Wednesday, 5 August 2015

Read in 2015 - 23: History of Phoenicia

George Rawlinson's "History of Phoenicia" was first published in 1889 (mine was, of course, a free ebook from Amazon's Kindle shop). Many of the methods historians and archaeologists use nowadays to learn more about the past were not yet invented, and some key finds had not yet been discovered. But there existed already enough material to provide the interested reader with a wide range of information about this ancient people.


The Bible makes frequent mention of Phoenicia and the Phoenicians. Cities like Tyre and Sidon were well established and known throughout the world in which those who penned prophecies and the gospels moved.

The author bases his work on many more sources, though: Apart from the Bible, he cites numerous other authors (both ancient and modern), and of course he relies on buildings and objects found to describe the Phoenicians in much detail.

The book is neatly seperated into chapters, covering subjects such as the geography of the place associated with "Phoenicia", the origins of the "Phoenician race" (considered without any doubt a Semitic people), their architecture, arts, daily lives, religion, politics, commercial success and much more.

I must admit that I quick-read some of the chapters. Lengthy descriptions of each valley and for how many miles it runs west or south and how far it is from one river to the next were not what I was really interested in, nor was I keen on learning each and every battle all those city-kings fought against each other, or in changing alliances. But the chapters that described the ingenious way of building ports and walls, the way the Phoenicians tried to (successfully) establish peaceful commercial relations with most other people rather than attacking and destroying them, or risk being attacked and destroyed themselves; what we can deduct about their way of thinking from inscriptions in temples and on burial monuments; how modern some of their objects of daily use appear, how they simplified the more complicated alphabets and sylabets of great empires that existed before them; all this made for interesting reading on my way to and from work.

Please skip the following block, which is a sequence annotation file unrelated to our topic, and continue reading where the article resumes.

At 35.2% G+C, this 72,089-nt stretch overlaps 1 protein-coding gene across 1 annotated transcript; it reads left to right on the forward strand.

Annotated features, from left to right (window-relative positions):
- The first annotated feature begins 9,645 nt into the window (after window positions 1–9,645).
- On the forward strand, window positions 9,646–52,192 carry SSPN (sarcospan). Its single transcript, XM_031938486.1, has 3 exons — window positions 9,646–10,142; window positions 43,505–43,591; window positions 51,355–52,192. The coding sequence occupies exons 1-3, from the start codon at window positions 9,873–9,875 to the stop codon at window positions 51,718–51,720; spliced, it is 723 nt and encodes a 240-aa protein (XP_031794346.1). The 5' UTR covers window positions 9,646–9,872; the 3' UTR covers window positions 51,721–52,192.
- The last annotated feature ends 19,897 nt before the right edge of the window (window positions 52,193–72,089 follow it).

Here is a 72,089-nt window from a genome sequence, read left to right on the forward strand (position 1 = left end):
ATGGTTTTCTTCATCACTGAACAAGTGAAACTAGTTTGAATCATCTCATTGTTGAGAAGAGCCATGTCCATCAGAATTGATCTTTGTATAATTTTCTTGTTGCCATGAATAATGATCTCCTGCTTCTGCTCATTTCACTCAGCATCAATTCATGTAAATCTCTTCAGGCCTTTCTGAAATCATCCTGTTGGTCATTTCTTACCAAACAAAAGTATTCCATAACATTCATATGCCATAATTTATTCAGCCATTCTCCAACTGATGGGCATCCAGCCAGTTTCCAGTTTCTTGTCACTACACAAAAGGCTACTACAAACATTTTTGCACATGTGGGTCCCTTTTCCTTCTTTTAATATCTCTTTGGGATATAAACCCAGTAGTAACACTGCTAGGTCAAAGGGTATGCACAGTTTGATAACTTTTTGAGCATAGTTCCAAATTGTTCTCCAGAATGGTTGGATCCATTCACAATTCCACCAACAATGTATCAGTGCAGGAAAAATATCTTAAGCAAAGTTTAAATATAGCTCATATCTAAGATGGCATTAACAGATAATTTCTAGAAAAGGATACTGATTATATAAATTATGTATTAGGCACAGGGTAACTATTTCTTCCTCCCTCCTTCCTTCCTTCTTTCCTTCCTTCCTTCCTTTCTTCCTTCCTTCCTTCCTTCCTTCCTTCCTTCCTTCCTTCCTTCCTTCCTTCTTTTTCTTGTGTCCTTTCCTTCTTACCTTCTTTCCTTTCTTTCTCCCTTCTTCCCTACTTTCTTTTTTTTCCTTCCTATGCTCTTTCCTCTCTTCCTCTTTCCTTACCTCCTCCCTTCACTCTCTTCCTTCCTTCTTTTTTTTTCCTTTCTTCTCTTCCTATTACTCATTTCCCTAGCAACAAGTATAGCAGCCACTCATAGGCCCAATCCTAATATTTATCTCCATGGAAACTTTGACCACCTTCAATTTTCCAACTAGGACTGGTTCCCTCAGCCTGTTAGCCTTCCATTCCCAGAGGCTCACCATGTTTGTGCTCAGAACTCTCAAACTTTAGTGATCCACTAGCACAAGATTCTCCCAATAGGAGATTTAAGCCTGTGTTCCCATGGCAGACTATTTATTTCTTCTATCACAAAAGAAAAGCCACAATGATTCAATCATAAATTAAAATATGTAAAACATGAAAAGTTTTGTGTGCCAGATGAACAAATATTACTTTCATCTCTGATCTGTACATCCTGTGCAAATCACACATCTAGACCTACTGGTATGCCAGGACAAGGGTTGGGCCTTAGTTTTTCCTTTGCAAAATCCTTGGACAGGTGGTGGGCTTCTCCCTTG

The author, George Rawlinson, lived from 1812 to 1902. He was thorough and clearly knew what he was writing about; whenever something could not be proved, he said so, and was not given to mere speculation. The last 20 % of the book consists of footnotes, giving the interested reader ample opportunity to learn more or conduct their own research. According to wikipedia, he was not only an Oxford scholar, historian and Christian theologian. In his 20s, he played cricket for the university and appeared in 5 matches considered first class.
He was married; wikipedia does not mention any children.

PS: I have just looked him up on the German version of wikipedia. While, as I said, the English one does not mention any children, the German one says he had NINE children - five daughters and four sons - with his wife Louisa.

4 comments:

  1. Quite a big difference....no children and NINE children!:)

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    1. That's what I thought, Caramella :-D

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  2. At school I did a project on the ships of the Phoenicians because they were great traders (as well a navel warriors). They do not, however, seem particularly fashionable for historians these days..

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    1. It's funny, isn't it, how everything - even science - follows trends and fashions. You are right, we don't hear much about the Phoenicians these days.
      Their seafaring skills were the subject of an extra chapter in this book, of course.

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